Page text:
Bicentennial Edition Daily Post Athenian, Athens, TN 1976 

   "The murder trial of James Foreman, a Cherokee Indian, who was 
accused of killing another Cherokee, John Walker Jr., was conducted before the Circuit Court of McMinn County in 1834 and became a 'cause celebre', in the early history of Tennessee. 

   Some three years before his murder, John Walker, without authorization from 
the Cherokee Nation, went to Washington, where with no authority to represent any 
one but himself, advanced the cause of the removal of the Cherokees from East TN 
and made rash statements about the temper of the Cherokee people and the domineering attitude of the Chiefs who opposed the wishes of the government in Washington. He and his actions were repudiated by a large part of the tribe. 

   Although known as "Chief Jack", Walker was never a chief but was a 
mixed breed of great ability and prominence among his people. 

   He is said to have been a man of superior education and influential 
connections. He was reportedly educated in New Jersey. 
   His father was Major John Walker, famous as an officer of the 
Cherokee forces that fought under Andrew Jackson at the Horseshoe Bend in the Creek war and the man who laid out the town of Calhoun from a tract of land on the 
Hiwassee River given to him by the national gov't. It was at his home the county was 
   According to James Franklin Corn in Red Clay and Rattlesnake Spring,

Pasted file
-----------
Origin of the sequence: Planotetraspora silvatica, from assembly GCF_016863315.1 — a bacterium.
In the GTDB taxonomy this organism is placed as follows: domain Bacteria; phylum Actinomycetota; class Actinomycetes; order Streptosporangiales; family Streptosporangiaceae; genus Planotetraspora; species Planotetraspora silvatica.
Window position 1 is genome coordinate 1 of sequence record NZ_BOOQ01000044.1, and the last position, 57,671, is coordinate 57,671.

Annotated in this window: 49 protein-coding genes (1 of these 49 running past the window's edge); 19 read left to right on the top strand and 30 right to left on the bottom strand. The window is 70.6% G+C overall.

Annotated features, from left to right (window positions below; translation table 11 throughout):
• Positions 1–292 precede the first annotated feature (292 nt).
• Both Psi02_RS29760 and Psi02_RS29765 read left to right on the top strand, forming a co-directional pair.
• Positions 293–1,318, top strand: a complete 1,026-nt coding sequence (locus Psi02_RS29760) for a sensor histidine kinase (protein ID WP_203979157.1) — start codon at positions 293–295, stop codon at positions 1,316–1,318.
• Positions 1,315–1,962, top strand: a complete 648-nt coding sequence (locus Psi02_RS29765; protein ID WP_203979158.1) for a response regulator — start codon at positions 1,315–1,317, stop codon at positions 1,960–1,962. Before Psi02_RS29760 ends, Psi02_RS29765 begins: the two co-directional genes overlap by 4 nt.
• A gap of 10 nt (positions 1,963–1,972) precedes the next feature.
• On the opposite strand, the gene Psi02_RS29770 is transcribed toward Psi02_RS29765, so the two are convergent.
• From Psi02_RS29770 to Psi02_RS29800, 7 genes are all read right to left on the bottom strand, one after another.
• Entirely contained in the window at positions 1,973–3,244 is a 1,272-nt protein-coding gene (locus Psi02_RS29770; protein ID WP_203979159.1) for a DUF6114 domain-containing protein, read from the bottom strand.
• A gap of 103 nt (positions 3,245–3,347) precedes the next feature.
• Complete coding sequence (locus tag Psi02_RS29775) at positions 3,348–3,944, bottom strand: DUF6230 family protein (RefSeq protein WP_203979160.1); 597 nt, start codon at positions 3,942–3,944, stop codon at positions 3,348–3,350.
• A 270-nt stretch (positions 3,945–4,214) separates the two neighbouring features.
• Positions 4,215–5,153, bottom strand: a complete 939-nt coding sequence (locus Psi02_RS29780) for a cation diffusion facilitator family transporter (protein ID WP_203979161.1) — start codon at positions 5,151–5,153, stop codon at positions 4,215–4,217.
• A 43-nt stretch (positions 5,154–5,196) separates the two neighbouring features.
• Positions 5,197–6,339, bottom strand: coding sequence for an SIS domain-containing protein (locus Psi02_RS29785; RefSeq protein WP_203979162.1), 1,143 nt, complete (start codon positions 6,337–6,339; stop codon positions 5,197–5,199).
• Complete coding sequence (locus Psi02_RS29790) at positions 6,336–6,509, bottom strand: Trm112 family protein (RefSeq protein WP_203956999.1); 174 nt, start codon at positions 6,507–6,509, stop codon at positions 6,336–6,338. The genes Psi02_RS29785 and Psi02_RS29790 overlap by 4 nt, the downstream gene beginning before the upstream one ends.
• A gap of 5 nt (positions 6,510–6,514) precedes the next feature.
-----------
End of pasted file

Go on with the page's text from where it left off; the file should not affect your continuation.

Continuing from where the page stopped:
Walker was killed between Benton Pike and his homeplace in Walker Valley, in an 
ambush from behind and old chestnut tree.  An Athens man, Dick Jackson, was with Walker when the fatal shot was fired and reported that the assailants were James 
Foreman and Isaac Springston, also members of the Cherokee tribe. 

   The murder to Chief Jack was termed due to a personal conflict, not of political nature, by an old Indian quoted by Cherokee historian Moody.  Others, however, feel that his murder stemmed from the intense feeling on the part of the masses of the Nation against Walker and others who advocated or helped negotiate the treaty of removal with agents of the U.S. 

   In his trial Foreman insisted that the crime, if there was a crime, 
took place in Indian territory, involved only Cherokees, and was therefore triable only before Indian tribunals; that the courts of the white man were without jurisdiction. 

   His plea was sustained by the trial court, but on appeal to the Supreme Court of TN, the judgement of the lower court was reversed and the case remanded to the 
Circuit Court of McMinn Co. for trial on the merits. 

   The Supreme Court took occasion to trace the title of Tennessee lands back to the POPE and chronicled a detailed history of legislation affecting the Indian tribes.  It was that the white man took the Indian lands by right of conquest...and that the laws of the U.S. purporting to govern and protect the Indians were unconstitutional and without affect in TN. 

   Isaac Springston was also indicated for the crime but apparently did not participate actively in the killing. While both were in jail at Athens the Cherokees had a called meeting at Red Clay and raised a considerable amount of money for their defense. 
   The Cherokee Nation was instrumental in appealing Forman's case to the U.S. 
Supreme Court, but before a hearing was made the Cherokees of TN were removed to the West and the appeal abandned. Foreman, in some manner, not of record, was released and moved West where he became involved in a feud among the Cherokees and is said to have taken an active part in the murders of leaders of the so called treaty party.  A short time later he was killed in retalliation for his part in the killings." 

Info furnished by:  Bill Bigham